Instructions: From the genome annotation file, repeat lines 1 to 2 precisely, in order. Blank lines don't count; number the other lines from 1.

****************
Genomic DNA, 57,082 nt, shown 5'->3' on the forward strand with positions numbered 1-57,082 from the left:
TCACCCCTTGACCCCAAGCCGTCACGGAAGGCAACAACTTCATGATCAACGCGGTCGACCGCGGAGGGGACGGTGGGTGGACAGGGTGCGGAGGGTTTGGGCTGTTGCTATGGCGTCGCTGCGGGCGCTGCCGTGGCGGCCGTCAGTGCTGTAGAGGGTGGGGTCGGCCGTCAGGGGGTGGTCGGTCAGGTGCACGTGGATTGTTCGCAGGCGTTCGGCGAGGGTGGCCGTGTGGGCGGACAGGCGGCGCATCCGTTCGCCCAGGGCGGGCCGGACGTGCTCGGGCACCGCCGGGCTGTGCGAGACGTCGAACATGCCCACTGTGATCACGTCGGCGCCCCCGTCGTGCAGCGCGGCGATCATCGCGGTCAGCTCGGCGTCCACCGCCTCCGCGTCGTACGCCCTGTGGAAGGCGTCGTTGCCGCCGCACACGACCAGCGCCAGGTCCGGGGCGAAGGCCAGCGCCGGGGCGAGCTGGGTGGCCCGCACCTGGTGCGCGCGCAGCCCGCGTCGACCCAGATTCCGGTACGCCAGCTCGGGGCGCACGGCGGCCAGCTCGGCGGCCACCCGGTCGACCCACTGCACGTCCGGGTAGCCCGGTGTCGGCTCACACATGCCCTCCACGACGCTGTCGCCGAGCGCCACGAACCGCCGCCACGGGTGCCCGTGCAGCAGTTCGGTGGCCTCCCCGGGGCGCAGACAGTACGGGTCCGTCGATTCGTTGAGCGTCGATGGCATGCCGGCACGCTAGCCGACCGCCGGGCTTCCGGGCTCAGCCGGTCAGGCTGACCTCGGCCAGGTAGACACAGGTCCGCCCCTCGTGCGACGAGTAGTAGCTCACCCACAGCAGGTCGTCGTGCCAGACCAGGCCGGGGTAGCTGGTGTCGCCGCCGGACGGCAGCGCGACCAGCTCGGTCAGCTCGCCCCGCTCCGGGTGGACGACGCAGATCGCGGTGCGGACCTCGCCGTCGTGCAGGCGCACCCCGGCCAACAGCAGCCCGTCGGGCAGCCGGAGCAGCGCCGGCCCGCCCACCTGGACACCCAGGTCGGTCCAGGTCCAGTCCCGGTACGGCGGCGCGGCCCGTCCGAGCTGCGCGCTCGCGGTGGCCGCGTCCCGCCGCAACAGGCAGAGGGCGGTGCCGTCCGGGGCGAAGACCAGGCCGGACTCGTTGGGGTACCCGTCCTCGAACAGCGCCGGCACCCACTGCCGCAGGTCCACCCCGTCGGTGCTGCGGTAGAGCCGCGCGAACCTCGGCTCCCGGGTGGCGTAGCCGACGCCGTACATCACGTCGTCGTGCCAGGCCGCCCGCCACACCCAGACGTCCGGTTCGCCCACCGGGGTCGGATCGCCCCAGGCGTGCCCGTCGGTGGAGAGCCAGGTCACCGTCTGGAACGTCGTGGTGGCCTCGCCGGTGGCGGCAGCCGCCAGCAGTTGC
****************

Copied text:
Genomic DNA, 57,082 nt, shown 5'->3' on the forward strand with positions numbered 1-57,082 from the left:
TCACCCCTTGACCCCAAGCCGTCACGGAAGGCAACAACTTCATGATCAACGCGGTCGACCGCGGAGGGGACGGTGGGTGGACAGGGTGCGGAGGGTTTGGGCTGTTGCTATGGCGTCGCTGCGGGCGCTGCCGTGGCGGCCGTCAGTGCTGTAGAGGGTGGGGTCGGCCGTCAGGGGGTGGTCGGTCAGGTGCACGTGGATTGTTCGCAGGCGTTCGGCGAGGGTGGCCGTGTGGGCGGACAGGCGGCGCATCCGTTCGCCCAGGGCGGGCCGGACGTGCTCGGGCACCGCCGGGCTGTGCGAGACGTCGAACATGCCCACTGTGATCACGTCGGCGCCCCCGTCGTGCAGCGCGGCGATCATCGCGGTCAGCTCGGCGTCCACCGCCTCCGCGTCGTACGCCCTGTGGAAGGCGTCGTTGCCGCCGCACACGACCAGCGCCAGGTCCGGGGCGAAGGCCAGCGCCGGGGCGAGCTGGGTGGCCCGCACCTGGTGCGCGCGCAGCCCGCGTCGACCCAGATTCCGGTACGCCAGCTCGGGGCGCACGGCGGCCAGCTCGGCGGCCACCCGGTCGACCCACTGCACGTCCGGGTAGCCCGGTGTCGGCTCACACATGCCCTCCACGACGCTGTCGCCGAGCGCCACGAACCGCCGCCACGGGTGCCCGTGCAGCAGTTCGGTGGCCTCCCCGGGGCGCAGACAGTACGGGTCCGTCGATTCGTTGAGCGTCGATGGCATGCCGGCACGCTAGCCGACCGCCGGGCTTCCGGGCTCAGCCGGTCAGGCTGACCTCGGCCAGGTAGACACAGGTCCGCCCCTCGTGCGACGAGTAGTAGCTCACCCACAGCAGGTCGTCGTGCCAGACCAGGCCGGGGTAGCTGGTGTCGCCGCCGGACGGCAGCGCGACCAGCTCGGTCAGCTCGCCCCGCTCCGGGTGGACGACGCAGATCGCGGTGCGGACCTCGCCGTCGTGCAGGCGCACCCCGGCCAACAGCAGCCCGTCGGGCAGCCGGAGCAGCGCCGGCCCGCCCACCTGGACACCCAGGTCGGTCCAGGTCCAGTCCCGGTACGGCGGCGCGGCCCGTCCGAGCTGCGCGCTCGCGGTGGCCGCGTCCCGCCGCAACAGGCAGAGGGCGGTGCCGTCCGGGGCGAAGACCAGGCCGGACTCGTTGGGGTACCCGTCCTCGAACAGCGCCGGCACCCACTGCCGCAGGTCCACCCCGTCGGTGCTGCGGTAGAGCCGCGCGAACCTCGGCTCCCGGGTGGCGTAGCCGACGCCGTACATCACGTCGTCGTGCCAGGCCGCCCGCCACACCCAGACGTCCGGTTCGCCCACCGGGGTCGGATCGCCCCAGGCGTGCCCGTCGGTGGAGAGCCAGGTCACCGTCTGGAACGTCGTGGTGGCCTCGCCGGTGGCGGCAGCCGCCAGCAGTTGC